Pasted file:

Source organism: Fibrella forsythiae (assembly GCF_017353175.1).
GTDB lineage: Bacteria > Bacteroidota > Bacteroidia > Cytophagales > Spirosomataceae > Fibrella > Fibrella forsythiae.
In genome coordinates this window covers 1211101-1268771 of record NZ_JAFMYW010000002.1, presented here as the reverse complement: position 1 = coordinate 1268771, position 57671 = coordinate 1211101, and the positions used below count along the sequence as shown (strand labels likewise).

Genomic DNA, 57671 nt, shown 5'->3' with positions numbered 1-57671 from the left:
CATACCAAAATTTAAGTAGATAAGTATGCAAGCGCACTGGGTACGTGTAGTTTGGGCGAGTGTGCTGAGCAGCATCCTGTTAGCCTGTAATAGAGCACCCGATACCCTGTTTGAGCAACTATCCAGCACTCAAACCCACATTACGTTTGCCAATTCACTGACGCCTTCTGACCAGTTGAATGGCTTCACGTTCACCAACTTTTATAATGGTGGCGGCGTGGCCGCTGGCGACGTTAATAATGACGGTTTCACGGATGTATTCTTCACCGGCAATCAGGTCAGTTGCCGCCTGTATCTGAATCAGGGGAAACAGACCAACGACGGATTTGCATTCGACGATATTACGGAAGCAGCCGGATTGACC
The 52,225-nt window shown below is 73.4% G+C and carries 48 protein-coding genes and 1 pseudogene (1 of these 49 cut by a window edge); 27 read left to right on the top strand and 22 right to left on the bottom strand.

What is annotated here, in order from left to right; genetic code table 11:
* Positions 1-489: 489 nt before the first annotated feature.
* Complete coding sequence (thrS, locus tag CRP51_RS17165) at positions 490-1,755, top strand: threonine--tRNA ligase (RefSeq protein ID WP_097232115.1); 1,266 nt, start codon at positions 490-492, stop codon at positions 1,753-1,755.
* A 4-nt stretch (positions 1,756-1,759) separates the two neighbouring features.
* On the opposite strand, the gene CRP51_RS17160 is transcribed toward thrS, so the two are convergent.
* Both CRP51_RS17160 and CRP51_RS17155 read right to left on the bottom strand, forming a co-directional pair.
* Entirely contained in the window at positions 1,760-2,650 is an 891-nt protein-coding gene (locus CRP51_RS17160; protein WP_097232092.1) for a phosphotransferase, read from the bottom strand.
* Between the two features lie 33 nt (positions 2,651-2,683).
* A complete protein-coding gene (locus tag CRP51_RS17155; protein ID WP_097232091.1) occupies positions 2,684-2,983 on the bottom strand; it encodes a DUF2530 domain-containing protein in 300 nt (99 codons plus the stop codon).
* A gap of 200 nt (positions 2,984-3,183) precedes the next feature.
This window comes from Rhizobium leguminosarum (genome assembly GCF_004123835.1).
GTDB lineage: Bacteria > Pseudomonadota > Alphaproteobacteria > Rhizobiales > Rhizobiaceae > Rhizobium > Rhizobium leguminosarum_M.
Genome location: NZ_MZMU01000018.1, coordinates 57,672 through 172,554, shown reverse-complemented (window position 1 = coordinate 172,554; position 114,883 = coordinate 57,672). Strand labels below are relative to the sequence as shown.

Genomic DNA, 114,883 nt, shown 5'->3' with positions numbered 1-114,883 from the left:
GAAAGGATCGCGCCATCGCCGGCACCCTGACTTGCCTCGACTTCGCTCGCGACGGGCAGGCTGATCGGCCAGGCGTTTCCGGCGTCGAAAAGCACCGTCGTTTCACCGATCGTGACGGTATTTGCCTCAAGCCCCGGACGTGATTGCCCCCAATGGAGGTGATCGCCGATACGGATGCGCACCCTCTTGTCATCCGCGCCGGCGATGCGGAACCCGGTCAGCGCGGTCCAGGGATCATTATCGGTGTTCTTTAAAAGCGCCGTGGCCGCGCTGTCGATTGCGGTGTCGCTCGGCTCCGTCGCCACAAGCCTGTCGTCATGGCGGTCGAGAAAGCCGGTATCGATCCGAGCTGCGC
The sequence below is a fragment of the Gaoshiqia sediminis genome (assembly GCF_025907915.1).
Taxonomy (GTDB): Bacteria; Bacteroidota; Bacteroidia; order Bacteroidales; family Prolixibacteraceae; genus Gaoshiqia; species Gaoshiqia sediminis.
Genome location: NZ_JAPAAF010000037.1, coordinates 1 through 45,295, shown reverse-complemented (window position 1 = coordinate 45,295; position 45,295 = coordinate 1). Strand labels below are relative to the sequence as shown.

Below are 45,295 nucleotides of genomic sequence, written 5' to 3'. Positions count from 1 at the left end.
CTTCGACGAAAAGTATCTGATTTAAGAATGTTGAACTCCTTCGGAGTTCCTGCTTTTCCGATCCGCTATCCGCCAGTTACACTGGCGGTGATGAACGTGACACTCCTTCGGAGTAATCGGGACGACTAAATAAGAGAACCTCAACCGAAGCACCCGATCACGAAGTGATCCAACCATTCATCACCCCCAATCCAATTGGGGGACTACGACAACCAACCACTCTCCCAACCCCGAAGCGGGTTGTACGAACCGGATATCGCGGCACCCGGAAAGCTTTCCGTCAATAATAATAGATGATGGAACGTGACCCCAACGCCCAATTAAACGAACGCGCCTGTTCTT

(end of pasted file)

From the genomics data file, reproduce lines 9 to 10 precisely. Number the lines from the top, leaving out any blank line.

* Complete coding sequence (thrS, locus tag CRP51_RS17165) at positions 490-1,755, top strand: threonine--tRNA ligase (RefSeq protein ID WP_097232115.1); 1,266 nt, start codon at positions 490-492, stop codon at positions 1,753-1,755.
* A 4-nt stretch (positions 1,756-1,759) separates the two neighbouring features.